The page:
Vignette 1: Member at large
A large packet of my professional society newsletters were forwarded to me recently, and upon perusal, I saw that both of the societies in my field had recently named their new fellows (distinguished members). In the first society, a glance at the list of names suggested that roughly 20% of the new fellows were women. Given that I'm a physical scientist, I was actually fairly pleased with this result and thought kindly of the society for being inclusive.
Then I opened the newsletter of the other society, which helpfully had printed pictures of their new fellows. By a large margin, the pictures were of elderly white men. I didn't count, but I'd say that only 5% of the new fellows were women.
Why the disparity?
Vignette 2: A vanishingly small fraction
Last week we had our new faculty orientation at MU. Maybe I am used to viewing things through the women in science filter, but when I walked into the room and saw roughly half female faces I was inordinately pleased. The first woman I met was the new undergraduate coordinator in a science department and she had two small children of our own. We commiserated about daycare woes and I felt like I had found an ally - albeit one with no tenure clock looming in front of them.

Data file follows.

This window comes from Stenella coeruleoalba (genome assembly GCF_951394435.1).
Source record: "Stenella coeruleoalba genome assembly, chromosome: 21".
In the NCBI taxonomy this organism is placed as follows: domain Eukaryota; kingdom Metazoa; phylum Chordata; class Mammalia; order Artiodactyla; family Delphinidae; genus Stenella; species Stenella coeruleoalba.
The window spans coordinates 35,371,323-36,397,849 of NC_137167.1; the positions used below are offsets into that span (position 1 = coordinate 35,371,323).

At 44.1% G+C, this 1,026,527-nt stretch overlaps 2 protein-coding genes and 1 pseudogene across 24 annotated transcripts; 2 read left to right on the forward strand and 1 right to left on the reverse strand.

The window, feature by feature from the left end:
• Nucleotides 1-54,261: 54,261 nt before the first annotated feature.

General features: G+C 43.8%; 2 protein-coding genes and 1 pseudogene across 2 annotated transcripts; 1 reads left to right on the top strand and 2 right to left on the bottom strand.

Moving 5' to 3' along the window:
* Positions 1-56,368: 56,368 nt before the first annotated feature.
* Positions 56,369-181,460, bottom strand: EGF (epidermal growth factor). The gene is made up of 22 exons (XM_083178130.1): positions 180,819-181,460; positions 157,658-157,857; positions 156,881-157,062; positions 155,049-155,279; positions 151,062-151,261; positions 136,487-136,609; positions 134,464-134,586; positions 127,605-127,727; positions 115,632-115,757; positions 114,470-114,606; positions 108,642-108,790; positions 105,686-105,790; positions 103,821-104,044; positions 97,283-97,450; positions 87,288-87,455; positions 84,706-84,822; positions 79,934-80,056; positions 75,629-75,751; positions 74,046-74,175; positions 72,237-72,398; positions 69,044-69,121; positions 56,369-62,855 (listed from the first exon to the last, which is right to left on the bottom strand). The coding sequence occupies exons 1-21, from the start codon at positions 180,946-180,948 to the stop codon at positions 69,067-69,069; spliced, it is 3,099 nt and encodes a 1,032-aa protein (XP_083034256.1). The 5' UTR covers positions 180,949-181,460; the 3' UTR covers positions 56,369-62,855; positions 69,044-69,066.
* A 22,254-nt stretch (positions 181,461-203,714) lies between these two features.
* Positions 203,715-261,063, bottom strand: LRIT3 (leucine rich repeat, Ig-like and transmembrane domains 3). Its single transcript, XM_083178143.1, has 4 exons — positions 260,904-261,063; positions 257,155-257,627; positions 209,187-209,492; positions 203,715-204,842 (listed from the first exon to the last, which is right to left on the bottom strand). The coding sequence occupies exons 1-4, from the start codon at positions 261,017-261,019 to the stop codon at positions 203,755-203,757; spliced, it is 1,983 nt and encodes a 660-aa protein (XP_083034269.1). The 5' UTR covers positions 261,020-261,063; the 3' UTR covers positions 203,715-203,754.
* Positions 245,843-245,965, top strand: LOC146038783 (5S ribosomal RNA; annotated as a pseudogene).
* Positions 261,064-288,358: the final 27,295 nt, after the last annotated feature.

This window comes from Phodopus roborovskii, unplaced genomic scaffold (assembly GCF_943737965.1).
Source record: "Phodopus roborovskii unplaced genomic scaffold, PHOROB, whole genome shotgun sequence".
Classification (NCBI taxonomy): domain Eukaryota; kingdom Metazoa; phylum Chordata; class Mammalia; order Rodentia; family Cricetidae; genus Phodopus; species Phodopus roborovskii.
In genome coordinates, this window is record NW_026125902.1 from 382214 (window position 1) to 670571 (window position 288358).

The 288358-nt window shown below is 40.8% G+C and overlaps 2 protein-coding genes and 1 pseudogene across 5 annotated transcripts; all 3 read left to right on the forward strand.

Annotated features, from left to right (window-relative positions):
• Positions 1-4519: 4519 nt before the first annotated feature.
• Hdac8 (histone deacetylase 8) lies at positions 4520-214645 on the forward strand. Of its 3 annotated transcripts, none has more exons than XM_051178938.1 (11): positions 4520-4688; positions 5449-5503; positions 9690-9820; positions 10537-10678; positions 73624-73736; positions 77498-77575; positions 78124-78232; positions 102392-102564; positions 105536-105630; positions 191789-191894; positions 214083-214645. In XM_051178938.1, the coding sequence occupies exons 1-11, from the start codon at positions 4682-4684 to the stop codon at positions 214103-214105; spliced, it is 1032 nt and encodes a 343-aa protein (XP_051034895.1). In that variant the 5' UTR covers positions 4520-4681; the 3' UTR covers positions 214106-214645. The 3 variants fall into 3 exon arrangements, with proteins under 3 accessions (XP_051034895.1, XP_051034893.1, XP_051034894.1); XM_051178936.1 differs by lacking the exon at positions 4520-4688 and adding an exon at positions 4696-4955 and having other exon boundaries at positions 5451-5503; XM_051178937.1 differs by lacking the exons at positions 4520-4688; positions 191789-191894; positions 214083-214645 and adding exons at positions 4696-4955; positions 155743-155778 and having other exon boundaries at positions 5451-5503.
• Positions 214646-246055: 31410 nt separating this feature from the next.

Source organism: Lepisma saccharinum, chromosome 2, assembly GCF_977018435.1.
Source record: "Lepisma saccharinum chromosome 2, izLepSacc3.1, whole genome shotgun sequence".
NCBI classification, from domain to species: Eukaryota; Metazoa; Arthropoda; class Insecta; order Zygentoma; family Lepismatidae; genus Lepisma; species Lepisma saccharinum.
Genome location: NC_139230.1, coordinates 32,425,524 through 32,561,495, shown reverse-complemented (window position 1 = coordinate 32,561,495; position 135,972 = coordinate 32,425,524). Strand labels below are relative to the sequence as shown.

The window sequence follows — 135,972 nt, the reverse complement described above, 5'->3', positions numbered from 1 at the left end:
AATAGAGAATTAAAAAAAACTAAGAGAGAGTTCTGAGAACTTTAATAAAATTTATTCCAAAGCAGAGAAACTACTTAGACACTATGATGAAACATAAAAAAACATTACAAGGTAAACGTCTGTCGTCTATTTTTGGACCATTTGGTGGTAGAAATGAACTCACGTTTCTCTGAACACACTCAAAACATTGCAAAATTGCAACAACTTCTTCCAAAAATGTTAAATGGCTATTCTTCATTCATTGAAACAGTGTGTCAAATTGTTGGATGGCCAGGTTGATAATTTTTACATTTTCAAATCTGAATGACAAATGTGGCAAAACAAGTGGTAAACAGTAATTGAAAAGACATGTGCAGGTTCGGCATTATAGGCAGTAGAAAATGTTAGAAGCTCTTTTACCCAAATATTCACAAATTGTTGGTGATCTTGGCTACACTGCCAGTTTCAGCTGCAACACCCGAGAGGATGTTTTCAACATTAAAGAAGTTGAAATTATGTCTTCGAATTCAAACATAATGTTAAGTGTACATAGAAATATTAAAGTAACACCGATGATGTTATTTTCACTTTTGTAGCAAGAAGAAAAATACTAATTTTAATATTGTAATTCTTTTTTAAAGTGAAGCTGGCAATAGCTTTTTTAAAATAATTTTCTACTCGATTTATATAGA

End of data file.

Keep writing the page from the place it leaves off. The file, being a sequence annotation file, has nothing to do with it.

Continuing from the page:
Later in the day, a circle of introductions were made, and I was dismayed to discover that all the female faces that I had assumed to be sciencey were, in fact, not. The women faculty were in departments like art and English. And the new faculty in the sciences and engineering? Men.
There is a female visiting asst. prof in another science department and three women in the social sciences, but I am the only new tenure track woman in the natural sciences. I felt alone - abandoned by the people I had naively assumed to be compatriots. And that feeling was intensified as we made casual introductions after the formalities were over. I was the only new tenure track female faculty member that was married, much less a mother.
What's the take-away lesson from the new faculty orientation? Sure, you can may be a woman academic, but if you are, you probably aren't a scientist and you certainly aren't a mother.